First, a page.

The club receives numerous enquiries from members of the public regarding availability and sourcing of parts for their Peugeot vehicle, both old and new.

As these enquiries can take considerable time and effort to research and answer we offer the following notes to assist those in need!!! These have been prepared to the best of our knowledge, but we accept no responsibility for the completeness or accuracy contained. Nor do we make any specific recommendation or endorsement of any businesses mentioned.

We recommend you search out your vehicle details – model and year of manufacture (see your windscreen registration label), VIN number or on older models the chassis number from the makers plate under the bonnet.

Peugeot has been selling cars in NZ for close on 75 years, so parts sourcing varies accordingly, depending on vehicle age!

NEW (ish)

Owners of more modern Peugeot models, say from the 206 onwards should have it much easier, in that they can expect the local dealer to source any part required, either off the shelf, from the national distributor, or from the Peugeot empire off-shore (though with probable shipping delays). Peugeot dealers are located in most of the main centres. Current locations and contact information can be obtained from the Peugeot NZ website . Parts staff have the necessary documentation to help identify the part you need. If the Peugeot part is not readily available, it may be that the identical Citroen part can be sourced, especially for engine/transmission.

There are also several businesses offshore offering a Peugeot parts service via their website for those prepared to make the necessary enquiries. One we found seamed well set up – You do need to be confident you can adequately describe your vehicle details, the part you require and beware of shipping costs and delays. Wrong parts can also be difficult to return.

NZ motor factors can supply a small number of after-market parts, usually service parts, eg brake pads, hoses, bulbs etc, and sometimes these can be found on TradeMe. Note these parts are usually non-factory items, so be aware.

Need a second hand part, then try vehicle dismantling businesses. The often have access to a database list of available vehicles. Beware of parts from water-damaged cars, especially electrical items. Again TradeMe is sometimes a source of such parts.


Once upon a time, it was relatively easy to source parts for older model Peugeots. You went to your local dealer, who often had parts on the shelf that had been there 10 or more years. If it was not available in NZ, you had to wait for a shipment of parts to arrive in the country, but Mr Peugeot would have them available in France, waiting on your order. In fact, Peugeot had a reputation for maintaining parts stock for considerably longer than many other manufacturers, such was the longevity of its models in some parts of the world.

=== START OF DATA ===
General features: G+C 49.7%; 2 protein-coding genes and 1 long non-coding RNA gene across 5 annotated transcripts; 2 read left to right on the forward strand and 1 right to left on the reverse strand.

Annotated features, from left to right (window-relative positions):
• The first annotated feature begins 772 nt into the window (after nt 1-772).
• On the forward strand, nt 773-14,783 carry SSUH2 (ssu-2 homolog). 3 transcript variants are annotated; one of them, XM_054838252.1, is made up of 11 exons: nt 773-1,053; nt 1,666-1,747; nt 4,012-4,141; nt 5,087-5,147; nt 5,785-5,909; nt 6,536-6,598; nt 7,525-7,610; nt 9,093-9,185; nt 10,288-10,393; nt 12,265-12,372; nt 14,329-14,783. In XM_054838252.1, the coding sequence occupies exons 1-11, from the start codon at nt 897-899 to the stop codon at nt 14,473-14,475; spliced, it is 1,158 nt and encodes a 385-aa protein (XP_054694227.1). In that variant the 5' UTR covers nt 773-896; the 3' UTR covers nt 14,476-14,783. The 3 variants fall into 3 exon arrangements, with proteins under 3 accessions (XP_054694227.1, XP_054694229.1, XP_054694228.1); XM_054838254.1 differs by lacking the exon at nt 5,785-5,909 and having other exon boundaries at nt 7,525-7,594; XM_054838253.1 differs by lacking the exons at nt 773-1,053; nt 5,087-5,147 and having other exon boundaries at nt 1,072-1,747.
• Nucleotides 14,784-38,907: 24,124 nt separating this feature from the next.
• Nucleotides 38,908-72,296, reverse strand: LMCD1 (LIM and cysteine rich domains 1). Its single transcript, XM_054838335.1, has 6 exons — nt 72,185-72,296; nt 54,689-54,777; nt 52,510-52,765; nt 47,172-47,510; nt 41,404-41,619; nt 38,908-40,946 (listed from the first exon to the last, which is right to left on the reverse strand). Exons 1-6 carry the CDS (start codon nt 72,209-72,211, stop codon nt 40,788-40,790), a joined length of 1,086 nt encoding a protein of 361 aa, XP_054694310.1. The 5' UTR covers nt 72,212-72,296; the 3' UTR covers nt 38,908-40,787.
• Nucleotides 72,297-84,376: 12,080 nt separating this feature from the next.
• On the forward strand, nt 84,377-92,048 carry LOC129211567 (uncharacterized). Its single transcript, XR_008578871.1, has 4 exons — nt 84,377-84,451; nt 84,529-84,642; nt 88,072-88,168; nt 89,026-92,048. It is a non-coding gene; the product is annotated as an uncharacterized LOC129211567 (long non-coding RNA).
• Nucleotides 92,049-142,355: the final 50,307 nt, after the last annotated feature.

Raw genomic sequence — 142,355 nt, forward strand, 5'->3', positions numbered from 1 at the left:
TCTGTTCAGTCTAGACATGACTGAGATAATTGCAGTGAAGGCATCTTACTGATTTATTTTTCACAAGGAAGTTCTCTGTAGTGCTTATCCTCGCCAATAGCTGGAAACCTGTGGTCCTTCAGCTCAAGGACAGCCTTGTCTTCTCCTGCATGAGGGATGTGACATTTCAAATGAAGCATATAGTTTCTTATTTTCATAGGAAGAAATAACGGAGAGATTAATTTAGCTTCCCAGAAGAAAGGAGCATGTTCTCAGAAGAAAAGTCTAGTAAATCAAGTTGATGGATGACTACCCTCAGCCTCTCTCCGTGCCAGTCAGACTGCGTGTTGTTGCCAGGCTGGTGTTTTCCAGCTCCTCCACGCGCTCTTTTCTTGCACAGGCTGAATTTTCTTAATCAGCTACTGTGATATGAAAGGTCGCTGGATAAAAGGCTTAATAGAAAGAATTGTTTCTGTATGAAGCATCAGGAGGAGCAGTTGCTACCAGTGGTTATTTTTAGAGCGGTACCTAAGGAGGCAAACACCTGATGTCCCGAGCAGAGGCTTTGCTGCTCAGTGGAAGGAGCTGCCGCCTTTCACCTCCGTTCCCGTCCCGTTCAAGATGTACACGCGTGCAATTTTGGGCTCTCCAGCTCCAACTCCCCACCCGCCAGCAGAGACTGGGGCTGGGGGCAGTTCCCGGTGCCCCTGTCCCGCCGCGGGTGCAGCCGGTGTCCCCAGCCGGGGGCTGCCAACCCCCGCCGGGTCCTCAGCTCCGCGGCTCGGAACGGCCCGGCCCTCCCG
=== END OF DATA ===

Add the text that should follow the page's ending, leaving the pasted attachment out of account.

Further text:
Times have changed, not helped by the frequent change in franchise holders in NZ back in the eighties. Then, slow moving and old model stock was routinely disposed of, sometimes to the benefit of the club. Now both here and in France there is pressure on stock rotation, cost control, shelf space etc, etc. Peugeot France no longer maintains any significant parts stocks for older cars – We are not talking just 203, 403, 404 and 504 here. It has passed most of what is available in France onto its L’Aventure Peugeot organisation, for on-sale to its members and the public.

So what does an owner of one of the Peugeot classics, or 205, 405 or 505 etc, have to do to keep his pet on the road! One option is to locate and purchase a donor parts car. This would be excellent for non-service items that do not normally fail/wear-out, but for most of us, it is not realistic as storage is always an issue. However, all is not lost if you have access to the internet and a credit card, for there are a number of specialist parts retailers in Europe catering specifically for these cars

It helps if you can determine a part number first, but it is not so easy. For most of these early models, Peugeot produced a paper based parts book, which incorporated diagrams of every sub assembly, so are easy to use. A search of the web might find one for your model.

A 404 parts book can also be viewed at

Please remember when buying parts on the web that the correct identification of the part is your responsibility.

So, whom to try? Here are a few links to start you off!

  • The Peugeot Car Club (Wellington) Inc
    In the 1980s the club received a truckload of donated parts when the then national distributor was re-assigned. These were for models up to and including the early 505s. Today, most service parts have long gone, but there is still a large number of parts remaining, and available. Contact the club with your enquiry as there is no stock list as such.
    This is the spare parts operation of L’Aventure Peugeot Citroen DS, part of the Peugeot world, and it now its principle stock holder of parts for classic models (they even hold stock for the RCZ). Click on the Peugeot links and select Spare Parts. Parts are initially grouped by specific model (eg. 504) then by main assemblies and all are pictured. Don’t forget to select the English version (top right of screen). Members of the association receive a 10% discount on parts sales.

The club has information available for it’s members on at least 10 specialist parts suppliers for these earlier models. These are all located in Europe. Access to this information is one of the benefits of club membership. We would encourage any owner of an early Peugeot model to consider joining the club, and help keep their car mobile into the future.

If you want more great insights and expertise, you can join the Wellington Peugeot Car Club